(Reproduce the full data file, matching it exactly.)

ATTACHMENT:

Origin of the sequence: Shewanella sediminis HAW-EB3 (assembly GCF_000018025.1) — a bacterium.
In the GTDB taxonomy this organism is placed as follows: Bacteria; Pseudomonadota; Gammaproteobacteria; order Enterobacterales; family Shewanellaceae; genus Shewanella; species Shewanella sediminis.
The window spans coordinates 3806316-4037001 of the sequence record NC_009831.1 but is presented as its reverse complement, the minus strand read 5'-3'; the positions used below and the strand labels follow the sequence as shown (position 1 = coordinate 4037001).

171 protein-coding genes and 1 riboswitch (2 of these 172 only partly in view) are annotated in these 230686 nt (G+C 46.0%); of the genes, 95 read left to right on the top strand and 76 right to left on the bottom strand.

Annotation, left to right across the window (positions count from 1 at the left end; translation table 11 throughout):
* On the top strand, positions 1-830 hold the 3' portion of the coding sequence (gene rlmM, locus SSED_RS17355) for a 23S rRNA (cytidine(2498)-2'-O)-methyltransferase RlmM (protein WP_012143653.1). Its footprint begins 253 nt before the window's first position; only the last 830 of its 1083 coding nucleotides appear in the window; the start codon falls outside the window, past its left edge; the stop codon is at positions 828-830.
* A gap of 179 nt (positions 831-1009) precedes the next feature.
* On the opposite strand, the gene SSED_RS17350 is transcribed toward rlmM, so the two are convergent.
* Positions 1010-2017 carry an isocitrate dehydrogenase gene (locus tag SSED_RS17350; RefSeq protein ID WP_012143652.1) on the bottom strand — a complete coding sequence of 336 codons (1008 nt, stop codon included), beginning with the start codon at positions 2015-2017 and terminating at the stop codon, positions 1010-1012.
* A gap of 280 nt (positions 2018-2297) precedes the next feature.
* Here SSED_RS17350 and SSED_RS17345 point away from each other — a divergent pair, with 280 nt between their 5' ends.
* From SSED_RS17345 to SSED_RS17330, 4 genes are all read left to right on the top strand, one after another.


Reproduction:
Origin of the sequence: Shewanella sediminis HAW-EB3 (assembly GCF_000018025.1) — a bacterium.
In the GTDB taxonomy this organism is placed as follows: Bacteria; Pseudomonadota; Gammaproteobacteria; order Enterobacterales; family Shewanellaceae; genus Shewanella; species Shewanella sediminis.
The window spans coordinates 3806316-4037001 of the sequence record NC_009831.1 but is presented as its reverse complement, the minus strand read 5'-3'; the positions used below and the strand labels follow the sequence as shown (position 1 = coordinate 4037001).

171 protein-coding genes and 1 riboswitch (2 of these 172 only partly in view) are annotated in these 230686 nt (G+C 46.0%); of the genes, 95 read left to right on the top strand and 76 right to left on the bottom strand.

Annotation, left to right across the window (positions count from 1 at the left end; translation table 11 throughout):
* On the top strand, positions 1-830 hold the 3' portion of the coding sequence (gene rlmM, locus SSED_RS17355) for a 23S rRNA (cytidine(2498)-2'-O)-methyltransferase RlmM (protein WP_012143653.1). Its footprint begins 253 nt before the window's first position; only the last 830 of its 1083 coding nucleotides appear in the window; the start codon falls outside the window, past its left edge; the stop codon is at positions 828-830.
* A gap of 179 nt (positions 831-1009) precedes the next feature.
* On the opposite strand, the gene SSED_RS17350 is transcribed toward rlmM, so the two are convergent.
* Positions 1010-2017 carry an isocitrate dehydrogenase gene (locus tag SSED_RS17350; RefSeq protein ID WP_012143652.1) on the bottom strand — a complete coding sequence of 336 codons (1008 nt, stop codon included), beginning with the start codon at positions 2015-2017 and terminating at the stop codon, positions 1010-1012.
* A gap of 280 nt (positions 2018-2297) precedes the next feature.
* Here SSED_RS17350 and SSED_RS17345 point away from each other — a divergent pair, with 280 nt between their 5' ends.
* From SSED_RS17345 to SSED_RS17330, 4 genes are all read left to right on the top strand, one after another.